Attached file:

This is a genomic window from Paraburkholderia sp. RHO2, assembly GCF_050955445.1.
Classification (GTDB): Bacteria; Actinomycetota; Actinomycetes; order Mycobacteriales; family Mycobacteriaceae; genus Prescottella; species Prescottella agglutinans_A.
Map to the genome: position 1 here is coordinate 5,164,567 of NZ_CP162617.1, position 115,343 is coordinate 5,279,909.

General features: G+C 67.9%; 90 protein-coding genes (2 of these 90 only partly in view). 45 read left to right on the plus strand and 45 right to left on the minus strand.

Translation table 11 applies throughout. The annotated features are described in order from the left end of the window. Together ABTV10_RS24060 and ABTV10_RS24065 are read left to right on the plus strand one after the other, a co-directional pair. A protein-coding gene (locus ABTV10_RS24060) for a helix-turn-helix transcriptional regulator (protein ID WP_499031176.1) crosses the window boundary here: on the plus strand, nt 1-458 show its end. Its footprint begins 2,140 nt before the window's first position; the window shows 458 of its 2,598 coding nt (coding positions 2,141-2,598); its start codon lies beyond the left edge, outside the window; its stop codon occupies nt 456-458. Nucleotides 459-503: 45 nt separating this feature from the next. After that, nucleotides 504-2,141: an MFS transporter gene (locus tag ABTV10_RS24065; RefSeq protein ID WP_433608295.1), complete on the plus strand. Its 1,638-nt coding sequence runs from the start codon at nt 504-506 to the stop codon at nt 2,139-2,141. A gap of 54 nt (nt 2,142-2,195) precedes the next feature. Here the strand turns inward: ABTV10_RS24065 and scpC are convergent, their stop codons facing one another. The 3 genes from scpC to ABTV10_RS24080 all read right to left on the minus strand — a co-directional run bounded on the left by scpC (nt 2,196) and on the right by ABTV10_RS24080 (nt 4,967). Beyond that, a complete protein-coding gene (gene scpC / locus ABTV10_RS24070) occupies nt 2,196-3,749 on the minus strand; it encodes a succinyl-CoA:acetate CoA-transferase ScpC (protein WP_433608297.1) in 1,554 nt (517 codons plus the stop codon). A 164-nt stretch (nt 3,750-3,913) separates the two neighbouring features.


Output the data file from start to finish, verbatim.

This is a genomic window from Paraburkholderia sp. RHO2, assembly GCF_050955445.1.
Classification (GTDB): Bacteria; Actinomycetota; Actinomycetes; order Mycobacteriales; family Mycobacteriaceae; genus Prescottella; species Prescottella agglutinans_A.
Map to the genome: position 1 here is coordinate 5,164,567 of NZ_CP162617.1, position 115,343 is coordinate 5,279,909.

General features: G+C 67.9%; 90 protein-coding genes (2 of these 90 only partly in view). 45 read left to right on the plus strand and 45 right to left on the minus strand.

Translation table 11 applies throughout. The annotated features are described in order from the left end of the window. Together ABTV10_RS24060 and ABTV10_RS24065 are read left to right on the plus strand one after the other, a co-directional pair. A protein-coding gene (locus ABTV10_RS24060) for a helix-turn-helix transcriptional regulator (protein ID WP_499031176.1) crosses the window boundary here: on the plus strand, nt 1-458 show its end. Its footprint begins 2,140 nt before the window's first position; the window shows 458 of its 2,598 coding nt (coding positions 2,141-2,598); its start codon lies beyond the left edge, outside the window; its stop codon occupies nt 456-458. Nucleotides 459-503: 45 nt separating this feature from the next. After that, nucleotides 504-2,141: an MFS transporter gene (locus tag ABTV10_RS24065; RefSeq protein ID WP_433608295.1), complete on the plus strand. Its 1,638-nt coding sequence runs from the start codon at nt 504-506 to the stop codon at nt 2,139-2,141. A gap of 54 nt (nt 2,142-2,195) precedes the next feature. Here the strand turns inward: ABTV10_RS24065 and scpC are convergent, their stop codons facing one another. The 3 genes from scpC to ABTV10_RS24080 all read right to left on the minus strand — a co-directional run bounded on the left by scpC (nt 2,196) and on the right by ABTV10_RS24080 (nt 4,967). Beyond that, a complete protein-coding gene (gene scpC / locus ABTV10_RS24070) occupies nt 2,196-3,749 on the minus strand; it encodes a succinyl-CoA:acetate CoA-transferase ScpC (protein WP_433608297.1) in 1,554 nt (517 codons plus the stop codon). A 164-nt stretch (nt 3,750-3,913) separates the two neighbouring features.